3 Frequently Asked Questions about Automatic Defibrillators


In Australia, approximately 20,000 people experience a sudden cardiac arrest (SCA) outside a hospital every year, and the survival rate is only 10%. Sudden cardiac arrests can occur anywhere and anytime. A person experiencing a cardiac arrest collapses within minutes, as their heart either stops beating or does not beat enough to sustain life. 

In a cardiac arrest, if cardiopulmonary resuscitation (CPR) is performed, it can save a person from dying until they get immediate treatment. However, if one does not have CPR training or knowledge, automatic defibrillators can also keep the person from collapsing.

This device is essentially a small external machine that can be used anywhere. Since automated defibrillators can revive a person experiencing a cardiac arrest, they do not require a prescription. You can use them anywhere – hospitals, schools, playgrounds, or your home – and on any person having a sudden cardiac arrest. However, this type of defibrillator does not work on all cardiac arrests, so it is advisable to have a backup alternative ready and ensure the person receives immediate care and treatment.

Why are Automatic Defibrillators Important?

A cardiac arrest occurs when the heart’s rhythm is extremely fast or irregular, making the heart stop. When the heart stops beating or beats irregularly, it cuts the blood and oxygen supply to the brain, risking permanent brain damage. 

Automatic external defibrillators can renew the heart and save a person’s life. While CPR resumes the blood supply, it is only a temporary solution, and using these automated machines can regularise the heart’s rhythm. Therefore, it is advisable to use them along with performing CPR.

How Do Automatic External Defibrillators Work?

An automatic defibrillator comes inside a box with a manual containing step-by-step instructions on using it.

Check the Pulse

The first step is checking the person’s pulse and putting the defibrillator’s pads on their bare chest.

Provide Shock

Positioning the pads on the person’s chest automatically reads their pulse and heartbeat and decides whether they require an electric shock. Giving shocks to the heart when they are not necessary can be fatal, so an automatic defibrillator checks the heart’s reading first.

If the machine decides the person requires a shock, you must push the button to send shockwaves to their heart.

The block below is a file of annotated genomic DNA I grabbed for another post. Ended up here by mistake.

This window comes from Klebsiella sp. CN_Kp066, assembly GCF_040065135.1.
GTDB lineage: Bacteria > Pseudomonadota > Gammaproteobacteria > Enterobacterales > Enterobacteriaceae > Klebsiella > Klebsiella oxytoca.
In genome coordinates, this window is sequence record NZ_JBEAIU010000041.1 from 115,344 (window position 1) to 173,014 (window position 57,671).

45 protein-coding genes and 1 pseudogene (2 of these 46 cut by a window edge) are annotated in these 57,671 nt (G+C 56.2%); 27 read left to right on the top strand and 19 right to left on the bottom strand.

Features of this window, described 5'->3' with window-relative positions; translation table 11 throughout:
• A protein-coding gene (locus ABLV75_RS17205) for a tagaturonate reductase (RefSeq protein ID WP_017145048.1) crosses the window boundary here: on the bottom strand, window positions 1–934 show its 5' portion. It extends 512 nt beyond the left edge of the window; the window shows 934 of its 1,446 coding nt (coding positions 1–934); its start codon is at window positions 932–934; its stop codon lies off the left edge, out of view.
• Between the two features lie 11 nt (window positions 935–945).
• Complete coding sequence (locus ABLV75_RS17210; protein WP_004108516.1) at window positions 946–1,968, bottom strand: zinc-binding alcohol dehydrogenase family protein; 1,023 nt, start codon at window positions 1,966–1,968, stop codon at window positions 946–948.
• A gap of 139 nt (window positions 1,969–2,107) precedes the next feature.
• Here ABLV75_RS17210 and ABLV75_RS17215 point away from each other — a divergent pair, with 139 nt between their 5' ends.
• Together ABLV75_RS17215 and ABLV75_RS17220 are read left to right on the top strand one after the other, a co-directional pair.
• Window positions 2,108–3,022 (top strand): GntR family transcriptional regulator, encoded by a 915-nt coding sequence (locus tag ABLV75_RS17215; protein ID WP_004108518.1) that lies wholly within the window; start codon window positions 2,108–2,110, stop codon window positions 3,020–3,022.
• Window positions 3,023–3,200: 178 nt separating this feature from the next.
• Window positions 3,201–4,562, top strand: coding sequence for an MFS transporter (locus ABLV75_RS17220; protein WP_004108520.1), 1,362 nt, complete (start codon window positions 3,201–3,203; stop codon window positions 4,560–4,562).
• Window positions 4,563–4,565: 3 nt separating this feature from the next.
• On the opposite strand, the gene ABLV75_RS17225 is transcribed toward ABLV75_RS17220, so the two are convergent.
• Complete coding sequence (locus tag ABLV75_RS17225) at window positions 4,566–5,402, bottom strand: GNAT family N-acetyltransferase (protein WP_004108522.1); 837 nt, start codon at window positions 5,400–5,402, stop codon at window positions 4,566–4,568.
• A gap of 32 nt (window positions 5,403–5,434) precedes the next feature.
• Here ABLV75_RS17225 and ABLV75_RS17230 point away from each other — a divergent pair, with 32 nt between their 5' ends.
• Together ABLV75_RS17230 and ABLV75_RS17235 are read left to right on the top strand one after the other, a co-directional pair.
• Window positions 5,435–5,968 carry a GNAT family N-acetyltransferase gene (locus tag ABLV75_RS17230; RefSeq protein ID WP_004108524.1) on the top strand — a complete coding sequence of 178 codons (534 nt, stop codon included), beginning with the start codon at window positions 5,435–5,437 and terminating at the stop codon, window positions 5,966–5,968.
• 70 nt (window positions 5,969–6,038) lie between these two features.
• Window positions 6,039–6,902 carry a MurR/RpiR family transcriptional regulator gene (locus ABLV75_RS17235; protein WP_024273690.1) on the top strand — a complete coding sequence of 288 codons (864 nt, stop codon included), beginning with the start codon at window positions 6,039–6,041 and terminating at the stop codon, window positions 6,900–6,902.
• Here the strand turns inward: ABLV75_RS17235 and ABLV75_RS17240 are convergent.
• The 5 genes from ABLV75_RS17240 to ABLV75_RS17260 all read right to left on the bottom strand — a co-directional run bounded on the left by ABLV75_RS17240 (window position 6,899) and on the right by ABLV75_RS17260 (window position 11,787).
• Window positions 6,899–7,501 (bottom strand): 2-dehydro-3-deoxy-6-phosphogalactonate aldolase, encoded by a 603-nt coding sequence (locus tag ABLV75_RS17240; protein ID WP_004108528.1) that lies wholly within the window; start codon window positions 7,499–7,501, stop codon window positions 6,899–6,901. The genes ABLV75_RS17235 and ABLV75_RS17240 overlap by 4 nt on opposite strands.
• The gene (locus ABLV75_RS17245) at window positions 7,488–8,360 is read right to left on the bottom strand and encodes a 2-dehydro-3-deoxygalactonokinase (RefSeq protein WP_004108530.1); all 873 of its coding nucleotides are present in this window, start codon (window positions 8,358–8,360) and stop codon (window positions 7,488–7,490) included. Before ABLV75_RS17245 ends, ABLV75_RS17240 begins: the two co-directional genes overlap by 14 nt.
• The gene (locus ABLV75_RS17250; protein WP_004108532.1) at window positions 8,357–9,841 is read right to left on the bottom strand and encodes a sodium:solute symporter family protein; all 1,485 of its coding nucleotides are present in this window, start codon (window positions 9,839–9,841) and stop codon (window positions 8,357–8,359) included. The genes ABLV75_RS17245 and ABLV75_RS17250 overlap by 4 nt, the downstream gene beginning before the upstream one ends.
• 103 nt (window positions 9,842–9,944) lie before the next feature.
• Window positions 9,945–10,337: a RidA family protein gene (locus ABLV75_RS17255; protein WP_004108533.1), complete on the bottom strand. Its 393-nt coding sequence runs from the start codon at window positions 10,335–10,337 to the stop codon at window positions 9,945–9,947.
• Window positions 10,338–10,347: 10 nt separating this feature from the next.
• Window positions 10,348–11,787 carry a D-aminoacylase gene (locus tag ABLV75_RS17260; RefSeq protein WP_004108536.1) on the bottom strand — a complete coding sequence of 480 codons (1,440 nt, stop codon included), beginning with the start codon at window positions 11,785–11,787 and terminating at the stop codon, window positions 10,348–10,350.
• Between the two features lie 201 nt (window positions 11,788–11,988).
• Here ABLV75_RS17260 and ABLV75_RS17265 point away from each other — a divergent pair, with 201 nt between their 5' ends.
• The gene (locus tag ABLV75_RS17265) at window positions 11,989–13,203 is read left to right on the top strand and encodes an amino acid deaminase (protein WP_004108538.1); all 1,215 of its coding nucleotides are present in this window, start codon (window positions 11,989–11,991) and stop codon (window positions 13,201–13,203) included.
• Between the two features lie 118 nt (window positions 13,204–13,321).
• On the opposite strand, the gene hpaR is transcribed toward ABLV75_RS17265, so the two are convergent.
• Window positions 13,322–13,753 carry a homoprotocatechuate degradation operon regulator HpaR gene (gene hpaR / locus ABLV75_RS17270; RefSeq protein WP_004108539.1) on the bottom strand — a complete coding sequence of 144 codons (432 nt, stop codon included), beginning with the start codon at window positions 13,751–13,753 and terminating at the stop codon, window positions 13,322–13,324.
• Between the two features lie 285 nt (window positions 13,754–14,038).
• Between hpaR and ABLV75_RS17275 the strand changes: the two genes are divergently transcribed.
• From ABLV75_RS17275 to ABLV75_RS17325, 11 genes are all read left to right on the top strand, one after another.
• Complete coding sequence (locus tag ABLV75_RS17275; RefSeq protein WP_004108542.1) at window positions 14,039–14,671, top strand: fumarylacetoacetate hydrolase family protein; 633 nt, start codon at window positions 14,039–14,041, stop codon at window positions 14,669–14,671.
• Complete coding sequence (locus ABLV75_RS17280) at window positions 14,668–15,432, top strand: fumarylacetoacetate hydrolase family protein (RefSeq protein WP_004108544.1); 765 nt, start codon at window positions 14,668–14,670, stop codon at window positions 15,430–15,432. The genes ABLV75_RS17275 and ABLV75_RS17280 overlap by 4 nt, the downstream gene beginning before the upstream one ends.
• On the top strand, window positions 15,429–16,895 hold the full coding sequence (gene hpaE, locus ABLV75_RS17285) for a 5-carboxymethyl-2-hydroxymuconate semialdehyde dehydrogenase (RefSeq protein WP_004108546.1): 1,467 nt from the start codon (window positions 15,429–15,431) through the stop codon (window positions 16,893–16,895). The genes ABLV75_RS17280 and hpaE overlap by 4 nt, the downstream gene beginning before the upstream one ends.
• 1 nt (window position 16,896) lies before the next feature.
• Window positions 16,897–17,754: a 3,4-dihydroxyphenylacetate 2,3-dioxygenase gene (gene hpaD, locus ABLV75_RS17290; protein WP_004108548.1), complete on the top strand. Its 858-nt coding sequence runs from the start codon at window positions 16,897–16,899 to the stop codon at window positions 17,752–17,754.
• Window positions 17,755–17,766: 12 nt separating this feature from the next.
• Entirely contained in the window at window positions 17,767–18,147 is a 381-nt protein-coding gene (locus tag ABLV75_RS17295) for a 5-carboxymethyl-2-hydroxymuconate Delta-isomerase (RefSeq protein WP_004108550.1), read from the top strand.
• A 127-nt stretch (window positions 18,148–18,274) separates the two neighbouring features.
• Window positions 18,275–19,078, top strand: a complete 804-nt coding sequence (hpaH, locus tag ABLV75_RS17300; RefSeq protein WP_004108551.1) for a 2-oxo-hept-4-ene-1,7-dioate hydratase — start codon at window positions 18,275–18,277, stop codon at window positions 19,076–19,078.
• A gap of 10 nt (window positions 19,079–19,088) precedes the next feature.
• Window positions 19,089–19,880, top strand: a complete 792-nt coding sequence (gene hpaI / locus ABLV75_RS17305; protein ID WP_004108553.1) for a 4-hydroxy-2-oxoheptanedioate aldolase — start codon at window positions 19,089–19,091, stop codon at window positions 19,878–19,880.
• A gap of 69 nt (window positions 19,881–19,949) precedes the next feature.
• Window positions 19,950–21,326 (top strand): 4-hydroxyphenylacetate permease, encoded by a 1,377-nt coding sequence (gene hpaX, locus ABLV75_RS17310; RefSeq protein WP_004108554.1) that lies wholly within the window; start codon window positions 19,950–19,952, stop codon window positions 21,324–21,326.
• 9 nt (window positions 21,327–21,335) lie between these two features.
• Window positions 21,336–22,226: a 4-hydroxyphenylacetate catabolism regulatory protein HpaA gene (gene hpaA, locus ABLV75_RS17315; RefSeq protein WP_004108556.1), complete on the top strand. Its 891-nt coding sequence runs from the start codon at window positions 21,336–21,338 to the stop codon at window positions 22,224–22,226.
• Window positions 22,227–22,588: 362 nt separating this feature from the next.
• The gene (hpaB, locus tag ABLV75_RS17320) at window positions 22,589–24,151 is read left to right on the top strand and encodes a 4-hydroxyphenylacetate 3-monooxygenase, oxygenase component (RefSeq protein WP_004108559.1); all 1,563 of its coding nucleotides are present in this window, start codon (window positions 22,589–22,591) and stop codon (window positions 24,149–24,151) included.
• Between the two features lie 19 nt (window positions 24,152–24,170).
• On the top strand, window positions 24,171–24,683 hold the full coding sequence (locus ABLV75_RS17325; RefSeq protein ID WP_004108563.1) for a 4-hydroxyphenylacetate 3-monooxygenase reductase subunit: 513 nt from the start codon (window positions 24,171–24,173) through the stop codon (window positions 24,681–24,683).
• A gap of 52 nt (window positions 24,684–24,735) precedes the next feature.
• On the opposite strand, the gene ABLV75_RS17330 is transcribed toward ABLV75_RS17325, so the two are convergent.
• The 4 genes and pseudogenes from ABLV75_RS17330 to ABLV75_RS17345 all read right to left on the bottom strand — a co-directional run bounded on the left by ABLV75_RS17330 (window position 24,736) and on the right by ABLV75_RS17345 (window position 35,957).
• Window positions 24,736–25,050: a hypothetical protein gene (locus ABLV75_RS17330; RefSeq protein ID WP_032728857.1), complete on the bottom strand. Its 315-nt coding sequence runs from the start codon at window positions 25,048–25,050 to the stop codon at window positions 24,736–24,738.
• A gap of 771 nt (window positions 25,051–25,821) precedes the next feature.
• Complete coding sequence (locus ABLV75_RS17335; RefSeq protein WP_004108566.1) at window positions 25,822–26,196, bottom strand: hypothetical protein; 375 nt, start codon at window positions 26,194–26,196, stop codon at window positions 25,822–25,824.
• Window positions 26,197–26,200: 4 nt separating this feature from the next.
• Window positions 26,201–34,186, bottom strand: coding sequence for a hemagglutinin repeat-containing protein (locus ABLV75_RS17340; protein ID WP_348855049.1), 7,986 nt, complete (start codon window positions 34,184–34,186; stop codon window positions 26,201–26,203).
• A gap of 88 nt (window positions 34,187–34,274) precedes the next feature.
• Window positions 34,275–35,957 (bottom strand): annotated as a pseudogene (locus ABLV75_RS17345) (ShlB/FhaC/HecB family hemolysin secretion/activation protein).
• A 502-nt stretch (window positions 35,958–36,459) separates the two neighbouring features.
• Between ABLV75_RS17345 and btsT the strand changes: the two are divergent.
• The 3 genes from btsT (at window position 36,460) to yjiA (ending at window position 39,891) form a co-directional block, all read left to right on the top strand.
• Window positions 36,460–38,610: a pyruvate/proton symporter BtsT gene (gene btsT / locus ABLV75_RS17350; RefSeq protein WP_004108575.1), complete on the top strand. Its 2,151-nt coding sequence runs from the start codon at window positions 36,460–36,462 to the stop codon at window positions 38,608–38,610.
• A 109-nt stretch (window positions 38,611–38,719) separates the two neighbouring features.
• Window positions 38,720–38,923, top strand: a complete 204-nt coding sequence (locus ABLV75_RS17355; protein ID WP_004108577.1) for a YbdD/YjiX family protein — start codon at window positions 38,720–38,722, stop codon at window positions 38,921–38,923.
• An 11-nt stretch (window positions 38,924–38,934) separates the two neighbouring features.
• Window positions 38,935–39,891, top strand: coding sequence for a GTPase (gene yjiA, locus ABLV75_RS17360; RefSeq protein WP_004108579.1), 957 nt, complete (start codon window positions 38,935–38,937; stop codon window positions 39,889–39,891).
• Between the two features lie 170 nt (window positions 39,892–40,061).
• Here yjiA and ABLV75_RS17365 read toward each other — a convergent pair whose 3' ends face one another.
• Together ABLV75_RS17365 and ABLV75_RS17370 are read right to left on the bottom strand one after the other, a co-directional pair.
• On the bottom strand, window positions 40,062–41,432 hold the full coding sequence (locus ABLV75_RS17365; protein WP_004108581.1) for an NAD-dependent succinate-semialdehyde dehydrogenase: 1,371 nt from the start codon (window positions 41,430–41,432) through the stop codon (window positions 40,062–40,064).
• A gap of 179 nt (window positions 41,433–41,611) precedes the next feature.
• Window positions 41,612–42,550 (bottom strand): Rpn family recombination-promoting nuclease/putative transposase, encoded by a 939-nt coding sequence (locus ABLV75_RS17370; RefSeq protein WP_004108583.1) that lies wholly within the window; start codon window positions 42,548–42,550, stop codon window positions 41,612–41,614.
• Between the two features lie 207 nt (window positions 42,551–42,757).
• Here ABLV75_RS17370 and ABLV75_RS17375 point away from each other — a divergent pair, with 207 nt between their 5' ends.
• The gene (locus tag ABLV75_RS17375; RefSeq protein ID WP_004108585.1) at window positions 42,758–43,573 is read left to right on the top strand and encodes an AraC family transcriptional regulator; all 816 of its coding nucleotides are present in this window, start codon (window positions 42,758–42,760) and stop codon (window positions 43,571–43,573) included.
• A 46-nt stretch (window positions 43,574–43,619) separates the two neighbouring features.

Perform CPR

Once the machine sends an electric shock to the person’s heart, perform CPR to resume the blood and oxygen flow and balance the heart’s rhythm.

How Do You Maintain an Automatic Defibrillator?

Purchasing an automatic defibrillator is not enough; maintaining and storing it is also essential to ensure it properly works when needed.


Always store an automatic defibrillator where it is easily accessible. Keeping the defibrillator where you can find it quickly is crucial, as it prevents you from wasting any time searching for it in an emergency.

Regular Check-In

You should regularly check and inspect the small machine every two to three months to ensure it works properly. Testing the defibrillator lets you know if you need to repair it or buy a new device and prevents you from panicking during an emergency.

Check the Battery

It is essential to check your device’s battery by switching it on to ensure it powers up without a hitch. Once it starts, switch it off and ensure the machine is ready for use again.

Check the Expiry Date

Automated defibrillators have an expiry date. Once they reach their expiration date, they are not fit for use. Thus, ensure the pads are still working correctly and have not reached their expiry period.

Sudden cardiac arrests are not limited to a specific location or age group. Automatic defibrillators can help revive a person’s heart if proper treatment is not immediately available. They deliver a shock to the person’s heart, making their heart beat again and ensuring its rhythm is regular.


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